Jan 302014
 

 

In Paolo Sorrentino’s previous film, This Must Be The Place, God is described as stillness, as the snow that rests. This is peace, the snowflake’s journey is never over as it prepares to alter form, but in its stillness lies the art of a calmness that transcends all other states of being. Without spoiling the film, Sorrentino’s first international success, The Consequences of Love, concludes with a moment of total immobility. It is not stillness, it is the total loss of movement, and it is a rare moment of hopeless loss in oeuvre. The gliding, throbbing, endlessly propulsive movement of life is the dominant motif that unifies Sorrentino’s diverse filmography. It is easily noted in the pounding mixture of sound and movement that rushes the audience off their feet, so to speak, in the truly ecstatic birthday party that stands as the first chapter. It is impossible to read a review of a Sorrentino film without it being mentioned that he has a hell of a way with cinematic movement. But this movement is not only for the eye; his characters are constantly engaged in a desire or failure to move forward. Through his engagement with their quests, Sorrentino demonstrates himself as one of the great multimedia philosophers of 21st century life. Unlike many of his fellows, his films refuse the brick wall of nihilism, nimbling capering over or around them with a sense of hope, dignity and respect that electrifies. The Great Beauty is no exception.


Our ever-present hero in The Great Beauty is Jep, played with a seemingly effortless perfection by Toni Servillo, an upwardly mobile man of words and parties. He talks of writing books on nothing, a telling indictment of the world he has built for himself; and yet, movement is not nothing and everything in his life is still moving, either forwards or backwards in time. On the river of life, movement is inevitable, just as the river-bound credits sequence demonstrates. We can try to convince ourselves of an impenetrable nothingness, that our life has come to a grinding halt, but then again, maybe we are just confusing depression with boredom, to quote a character from This Must Be The Place. Everyone here asks Jep “Why not another novel?” and underneath this question is “Why did you not move forward?”

Cinema is movement in the face of stillness. Characters such as Jep & Cheyanne represent the self-gratifying/destroying illusion of immobility in an endlessly shifting world. They have given up & stopped rather than change or try anything honestly different. Cinema can be viewed as a pile of still frames flying together, but cinema is not and never will be the stillness of a single image. Sorrentino, better than most, realises the potentiality of movement in the face of stillness that is cinema. God is in the snow that rests, and yet is forever in a state of continuance, shifting and creating new forms. “Pain is not a final destination” is the underlying mantra before which each of his characters stands or falls.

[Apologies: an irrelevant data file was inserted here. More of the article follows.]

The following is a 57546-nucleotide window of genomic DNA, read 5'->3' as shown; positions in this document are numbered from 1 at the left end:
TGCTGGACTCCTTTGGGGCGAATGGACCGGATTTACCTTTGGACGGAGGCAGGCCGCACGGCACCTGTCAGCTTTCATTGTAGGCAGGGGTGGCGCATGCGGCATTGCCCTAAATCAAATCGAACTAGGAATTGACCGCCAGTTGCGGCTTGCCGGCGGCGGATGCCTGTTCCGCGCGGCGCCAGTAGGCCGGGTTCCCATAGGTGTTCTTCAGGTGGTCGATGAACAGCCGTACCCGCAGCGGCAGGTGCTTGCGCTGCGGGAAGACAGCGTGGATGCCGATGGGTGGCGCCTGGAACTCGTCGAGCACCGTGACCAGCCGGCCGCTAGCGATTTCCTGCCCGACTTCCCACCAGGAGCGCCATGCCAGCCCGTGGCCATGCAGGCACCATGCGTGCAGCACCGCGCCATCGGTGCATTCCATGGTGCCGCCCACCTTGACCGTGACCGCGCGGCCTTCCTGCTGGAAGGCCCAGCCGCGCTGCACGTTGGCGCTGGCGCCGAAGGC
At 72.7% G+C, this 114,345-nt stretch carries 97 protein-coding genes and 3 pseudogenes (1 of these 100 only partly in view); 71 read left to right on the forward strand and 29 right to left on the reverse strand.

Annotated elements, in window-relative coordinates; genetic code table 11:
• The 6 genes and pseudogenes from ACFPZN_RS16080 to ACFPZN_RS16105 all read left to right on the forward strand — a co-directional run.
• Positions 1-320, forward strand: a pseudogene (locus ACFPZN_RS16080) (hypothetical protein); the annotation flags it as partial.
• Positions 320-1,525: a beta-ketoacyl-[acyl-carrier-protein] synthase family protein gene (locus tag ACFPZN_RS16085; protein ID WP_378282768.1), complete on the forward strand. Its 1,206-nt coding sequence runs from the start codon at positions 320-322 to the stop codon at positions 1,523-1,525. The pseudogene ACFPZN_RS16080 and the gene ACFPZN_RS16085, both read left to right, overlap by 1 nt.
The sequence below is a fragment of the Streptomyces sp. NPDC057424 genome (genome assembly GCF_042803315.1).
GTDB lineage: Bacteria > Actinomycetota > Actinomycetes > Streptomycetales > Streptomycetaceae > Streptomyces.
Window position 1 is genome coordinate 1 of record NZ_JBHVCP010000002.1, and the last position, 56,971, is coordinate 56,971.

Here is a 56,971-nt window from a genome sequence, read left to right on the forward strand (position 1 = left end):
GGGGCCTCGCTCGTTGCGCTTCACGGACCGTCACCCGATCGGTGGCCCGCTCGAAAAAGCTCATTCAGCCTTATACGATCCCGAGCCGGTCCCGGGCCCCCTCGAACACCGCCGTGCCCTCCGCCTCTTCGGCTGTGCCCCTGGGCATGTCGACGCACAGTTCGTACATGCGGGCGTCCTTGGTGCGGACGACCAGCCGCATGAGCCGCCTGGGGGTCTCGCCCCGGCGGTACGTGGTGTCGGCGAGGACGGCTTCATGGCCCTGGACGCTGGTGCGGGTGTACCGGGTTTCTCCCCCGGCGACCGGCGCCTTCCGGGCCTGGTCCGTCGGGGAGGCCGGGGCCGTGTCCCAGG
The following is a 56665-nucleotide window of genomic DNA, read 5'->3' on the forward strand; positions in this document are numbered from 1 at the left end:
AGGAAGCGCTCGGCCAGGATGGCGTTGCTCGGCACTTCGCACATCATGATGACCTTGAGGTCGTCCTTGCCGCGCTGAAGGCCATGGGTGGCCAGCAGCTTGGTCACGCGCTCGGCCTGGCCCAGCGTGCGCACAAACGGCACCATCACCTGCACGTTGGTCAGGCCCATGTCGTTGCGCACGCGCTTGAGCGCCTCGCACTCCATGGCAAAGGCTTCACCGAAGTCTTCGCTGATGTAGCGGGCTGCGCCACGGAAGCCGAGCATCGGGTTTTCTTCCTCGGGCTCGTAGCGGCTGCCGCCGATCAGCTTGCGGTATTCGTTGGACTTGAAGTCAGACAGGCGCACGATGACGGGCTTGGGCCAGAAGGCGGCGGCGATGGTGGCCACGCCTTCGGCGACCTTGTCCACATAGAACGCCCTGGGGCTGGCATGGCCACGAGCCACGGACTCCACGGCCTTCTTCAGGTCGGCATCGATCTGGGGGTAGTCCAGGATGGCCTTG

In a recent Sight & Sound end of year poll, one critic pointed out how many films this year were about getting home. Sorrentino’s characters have residences, but homes they are not. The world around them has become objective, dominated by a sense of disconnect. Titta Di Girolamo (also played by Servillo) in Sorrentino’s The Consequences of Love is marooned in a Swiss hotel; Cheyenne doesn’t know why his pool contains no water or why CUISINE is written on his wall (he belongs to his home but it does not belong to him); Jep looks to his ceiling & sees the ocean of his distant youth and feels the distance more than anything. ‘This Must Be The Place’ sung by David Byrne speaks of home, “Home is where I want to be, pick me up & turn me round”. His stories are life journeys, road trips of the soul, in which the final destination is not a physical space but rather an mindful one in which confidence and happiness can thrive.

The Great Beauty is exceedingly long, with languors that may test the viewers patience and highs that will have you buzzing days later. Taking this circuitous route, Sorrentino captures something of the ups and downs of life, of the strange intersections that can set the soul aflame or crush the heart under foot. While it is not an entirely successful film, it is one of those rare films for which that is a positive quality. Let it meander and refuse clarity, sometimes you just have to wander through a film and let it move around you instead of through you. In its loose connection of incidents & characters The Great Beauty can feel like much is missing in the connective tissue. These connections may not be drawn & quartered on-screen for your easy elucidation, but they are there. They are as much there as the empty/not-empty space in each step you take. The footfalls register with clarity, but if we are not paying attention then we will miss the moment of the movement.

Sorrentino, discussing his relationship with his adopted home town of Rome, stated that: “I don’t really want to understand it. Like all the things we understand completely, the risk of disappointment is always round the corner….I’m contented just to get a sense of it, to pass through it, like a tourist without a return ticket”. If I were to simplify this meandering, slightly perplexed jumble of words into a review then it would be: If that quote runs counter to the way you experience & enjoy cinema then perhaps this particular creature is not for you…but maybe you should take a walk through it first and see. The view from there might reveal a wonder.

 

By Ben Buckingham

 

The Facts

Director: Paolo Sorrentino
Writer(s): Paolo Sorrentino & Umberto Contarello
Starring: Toni Servillo, Carlo Verdone, Sabrina Ferilli
Runtime: 142 minutes
Release date(s): Australia: January 23 2014

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